Control Freaks Are Having a Moment

During the coronavirus pandemic, it’s okay to obsess over hobbies. Okay? Okay?!

When I first understood the severity of coronavirus, I did what I always do when I’m stressed out: I started cooking. A lot.

Of soup.

I made so many soups: Lentil kielbasa. Chicken and rice soup. Chicken tortilla. Chicken and lentil. They filled up my freezer until there was no more room, at which point I started eating soup for every meal and hoarding it in my fridge. I gave my sister quarts and quarts of frozen soup. I even set up a Twitch account with plans to livestream my soup-making as entertainment while we’re all stuck inside. It’s the end of the world, but the soups? The soups will still be there, fueling me as I try to barter my futile skills as a blogger for a hand axe and two sweet potatoes.

I’ve always been a home cook, but certainly not to this degree. Until recently, I didn’t really know what was driving me to do all this cooking. But several soups deep, I realized: I was doing it to have some semblance of control over a situation that very much seemed to be spiraling out of control.

It turns out, control freaks like me are made for crippling global pandemics. My soup-making is how I try to wrest control back from a very uncontrollable world. And there’s (almost) nothing wrong with it.

It’s okay to assert control through activities

After my realization, I queried my Twitter followers about what they were doing to find control amid chaos. A sampling:

“I’m finally polishing all my silver and it feels so good.”

“I’m mostly knitting and crocheting things for my family; I made slippers for my husband and a sweater for my oldest.”

“I cleaned my boyfriend’s oven.”

I got hundreds of responses from people who wanted to share their longtime or newfound coping mechanisms with me.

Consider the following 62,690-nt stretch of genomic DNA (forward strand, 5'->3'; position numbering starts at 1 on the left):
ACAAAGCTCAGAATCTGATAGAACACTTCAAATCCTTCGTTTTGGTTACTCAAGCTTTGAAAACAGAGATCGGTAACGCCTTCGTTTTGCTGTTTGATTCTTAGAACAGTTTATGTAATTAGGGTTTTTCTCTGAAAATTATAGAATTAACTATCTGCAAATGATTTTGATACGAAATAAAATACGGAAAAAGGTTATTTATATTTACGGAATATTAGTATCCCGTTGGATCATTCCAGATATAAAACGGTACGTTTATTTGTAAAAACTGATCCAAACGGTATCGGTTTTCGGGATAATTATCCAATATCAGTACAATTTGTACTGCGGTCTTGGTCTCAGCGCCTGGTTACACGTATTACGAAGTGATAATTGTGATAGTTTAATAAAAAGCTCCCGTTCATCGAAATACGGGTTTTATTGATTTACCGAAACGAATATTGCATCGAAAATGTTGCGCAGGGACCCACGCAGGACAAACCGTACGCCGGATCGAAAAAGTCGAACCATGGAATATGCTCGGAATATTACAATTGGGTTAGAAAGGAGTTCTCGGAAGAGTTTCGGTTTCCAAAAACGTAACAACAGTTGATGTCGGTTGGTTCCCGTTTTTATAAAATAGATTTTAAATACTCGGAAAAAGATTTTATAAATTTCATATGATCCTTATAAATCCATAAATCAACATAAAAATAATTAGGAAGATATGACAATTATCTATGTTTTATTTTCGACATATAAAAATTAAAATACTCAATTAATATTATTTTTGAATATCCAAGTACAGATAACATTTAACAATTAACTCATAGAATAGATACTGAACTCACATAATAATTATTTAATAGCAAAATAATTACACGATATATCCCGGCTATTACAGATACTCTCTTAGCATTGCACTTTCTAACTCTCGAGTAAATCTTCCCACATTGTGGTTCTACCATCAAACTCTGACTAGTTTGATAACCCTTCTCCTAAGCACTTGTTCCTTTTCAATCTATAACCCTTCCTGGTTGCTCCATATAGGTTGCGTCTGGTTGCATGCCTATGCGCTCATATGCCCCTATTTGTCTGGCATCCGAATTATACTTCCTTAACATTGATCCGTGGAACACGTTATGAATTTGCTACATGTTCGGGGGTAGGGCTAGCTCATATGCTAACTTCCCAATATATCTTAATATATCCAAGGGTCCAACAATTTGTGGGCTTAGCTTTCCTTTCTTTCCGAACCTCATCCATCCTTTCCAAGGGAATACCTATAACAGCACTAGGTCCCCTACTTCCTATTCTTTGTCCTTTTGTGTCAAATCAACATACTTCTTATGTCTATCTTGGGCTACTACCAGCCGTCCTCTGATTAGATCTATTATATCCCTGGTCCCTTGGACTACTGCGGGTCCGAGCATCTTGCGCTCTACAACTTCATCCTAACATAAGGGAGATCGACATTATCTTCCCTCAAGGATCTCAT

Vaile Wright, the director of clinical research and quality at the American Psychological Association, says all these ways of exerting control — my soup production included — represent humans’ collective intolerance of uncertainty and the unknown. Our ability to cope with uncertainty is a spectrum, she explains, but to varying degrees, we’re all facing the same challenge right now: Nothing feels stable, which makes us anxious and stressed out. So we act on those feelings. Stuck in our homes, we find projects and rituals to bring us comfort.

But there are plenty of unhealthy ways to control

Of course, some people are attempting to feel in control by panic-buying sacks of rice and root vegetables from grocery stores, or trying to control the people in their lives even more than they always have. Fredric Rabinowitz, a psychology professor at the University of Redlands, told the Los Angeles Times that the coronavirus pandemic “represents a break in everyday reality which will make people use whatever coping mechanisms have worked in the past.” For some, he said, “It is to take control. For others, it is to protect themselves at all costs.”

In general, though, developing strategies to gain control is beneficial — especially if those strategies result in something tangible and satisfying.

“When you get down to the effective ways [of dealing with uncertainty], it’s really identifying your thoughts, feelings, and behaviors, and how you might address them,” Wright says. “Baking bread — if that’s something that brings you joy and mastery, that’s great. I think there’s a tangible element to the bread. You can look at it and say ‘I did that thing.’ It serves as both a distraction, which is good, but also you’ve created something that wasn’t there before.”

Spread your control among multiple activities

It’s important to develop a multitude of coping mechanisms. “At some point, by baking seven loaves of bread a week, you’re probably not feeling good anymore. Whatever effect it had on you has probably worn off,” Wright tells me.

A hammer is really great for hanging a picture on the wall, but it won’t put a chair together; you need a screwdriver for that. Coping skills work the same way. “Have a variety of coping skills in your toolbox, including those that are easily accessible and that you can take anywhere,” she says.

Focus on the physical, if you can: a lot of us hold our anxiety and stress in our bodies, so take a moment to check in with your body, even if it’s just to stretch. “[Cooking] is very specific to being in your kitchen and having ingredients, but controlled breathing or meditation you can do anywhere,” Wright says.

Me? I’m gonna make more soup. But if I run out of space, or no longer feel better when I do it, I’ll hit pause and pick up a new hobby. I’ve been thinking that this might be a good time to get really really REALLY into cross-stitch.

i’m a freelance writer and editor. you can also read me in places like the new york times and vanity fair.

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